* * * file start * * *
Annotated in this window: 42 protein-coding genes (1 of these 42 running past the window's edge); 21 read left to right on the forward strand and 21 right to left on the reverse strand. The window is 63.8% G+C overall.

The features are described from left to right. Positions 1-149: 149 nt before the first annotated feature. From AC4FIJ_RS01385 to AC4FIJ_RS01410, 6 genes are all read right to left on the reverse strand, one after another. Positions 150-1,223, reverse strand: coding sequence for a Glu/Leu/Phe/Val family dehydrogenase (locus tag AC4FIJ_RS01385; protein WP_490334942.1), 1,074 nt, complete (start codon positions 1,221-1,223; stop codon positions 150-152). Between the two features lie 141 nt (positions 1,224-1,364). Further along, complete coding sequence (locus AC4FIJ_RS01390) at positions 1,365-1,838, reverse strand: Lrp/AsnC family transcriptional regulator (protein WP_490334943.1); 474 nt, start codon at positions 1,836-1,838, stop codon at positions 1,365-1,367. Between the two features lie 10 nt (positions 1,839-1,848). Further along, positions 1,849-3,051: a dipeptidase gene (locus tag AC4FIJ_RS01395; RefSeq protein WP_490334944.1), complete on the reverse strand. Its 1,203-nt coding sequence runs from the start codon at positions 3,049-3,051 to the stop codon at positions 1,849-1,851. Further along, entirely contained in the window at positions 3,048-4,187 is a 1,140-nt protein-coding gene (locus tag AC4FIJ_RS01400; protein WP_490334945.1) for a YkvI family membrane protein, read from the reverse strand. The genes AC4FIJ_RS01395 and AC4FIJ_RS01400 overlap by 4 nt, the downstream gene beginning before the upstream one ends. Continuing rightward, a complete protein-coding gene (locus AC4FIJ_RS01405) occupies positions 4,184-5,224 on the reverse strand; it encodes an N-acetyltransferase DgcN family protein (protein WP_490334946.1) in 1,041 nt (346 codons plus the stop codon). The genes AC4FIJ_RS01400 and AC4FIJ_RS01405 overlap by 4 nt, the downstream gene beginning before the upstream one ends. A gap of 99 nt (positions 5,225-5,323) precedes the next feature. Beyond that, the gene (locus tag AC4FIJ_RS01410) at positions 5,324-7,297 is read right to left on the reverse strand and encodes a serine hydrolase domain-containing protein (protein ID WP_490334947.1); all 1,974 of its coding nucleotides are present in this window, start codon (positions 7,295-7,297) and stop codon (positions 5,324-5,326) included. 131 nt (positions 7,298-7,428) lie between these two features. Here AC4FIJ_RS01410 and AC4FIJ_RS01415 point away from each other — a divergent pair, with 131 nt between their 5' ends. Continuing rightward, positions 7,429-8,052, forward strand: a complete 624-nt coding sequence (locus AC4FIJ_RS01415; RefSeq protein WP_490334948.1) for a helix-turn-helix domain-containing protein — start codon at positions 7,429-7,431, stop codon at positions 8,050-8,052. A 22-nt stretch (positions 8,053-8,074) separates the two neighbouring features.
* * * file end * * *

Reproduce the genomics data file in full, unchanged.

Annotated in this window: 42 protein-coding genes (1 of these 42 running past the window's edge); 21 read left to right on the forward strand and 21 right to left on the reverse strand. The window is 63.8% G+C overall.

The features are described from left to right. Positions 1-149: 149 nt before the first annotated feature. From AC4FIJ_RS01385 to AC4FIJ_RS01410, 6 genes are all read right to left on the reverse strand, one after another. Positions 150-1,223, reverse strand: coding sequence for a Glu/Leu/Phe/Val family dehydrogenase (locus tag AC4FIJ_RS01385; protein WP_490334942.1), 1,074 nt, complete (start codon positions 1,221-1,223; stop codon positions 150-152). Between the two features lie 141 nt (positions 1,224-1,364). Further along, complete coding sequence (locus AC4FIJ_RS01390) at positions 1,365-1,838, reverse strand: Lrp/AsnC family transcriptional regulator (protein WP_490334943.1); 474 nt, start codon at positions 1,836-1,838, stop codon at positions 1,365-1,367. Between the two features lie 10 nt (positions 1,839-1,848). Further along, positions 1,849-3,051: a dipeptidase gene (locus tag AC4FIJ_RS01395; RefSeq protein WP_490334944.1), complete on the reverse strand. Its 1,203-nt coding sequence runs from the start codon at positions 3,049-3,051 to the stop codon at positions 1,849-1,851. Further along, entirely contained in the window at positions 3,048-4,187 is a 1,140-nt protein-coding gene (locus tag AC4FIJ_RS01400; protein WP_490334945.1) for a YkvI family membrane protein, read from the reverse strand. The genes AC4FIJ_RS01395 and AC4FIJ_RS01400 overlap by 4 nt, the downstream gene beginning before the upstream one ends. Continuing rightward, a complete protein-coding gene (locus AC4FIJ_RS01405) occupies positions 4,184-5,224 on the reverse strand; it encodes an N-acetyltransferase DgcN family protein (protein WP_490334946.1) in 1,041 nt (346 codons plus the stop codon). The genes AC4FIJ_RS01400 and AC4FIJ_RS01405 overlap by 4 nt, the downstream gene beginning before the upstream one ends. A gap of 99 nt (positions 5,225-5,323) precedes the next feature. Beyond that, the gene (locus tag AC4FIJ_RS01410) at positions 5,324-7,297 is read right to left on the reverse strand and encodes a serine hydrolase domain-containing protein (protein ID WP_490334947.1); all 1,974 of its coding nucleotides are present in this window, start codon (positions 7,295-7,297) and stop codon (positions 5,324-5,326) included. 131 nt (positions 7,298-7,428) lie between these two features. Here AC4FIJ_RS01410 and AC4FIJ_RS01415 point away from each other — a divergent pair, with 131 nt between their 5' ends. Continuing rightward, positions 7,429-8,052, forward strand: a complete 624-nt coding sequence (locus AC4FIJ_RS01415; RefSeq protein WP_490334948.1) for a helix-turn-helix domain-containing protein — start codon at positions 7,429-7,431, stop codon at positions 8,050-8,052. A 22-nt stretch (positions 8,053-8,074) separates the two neighbouring features.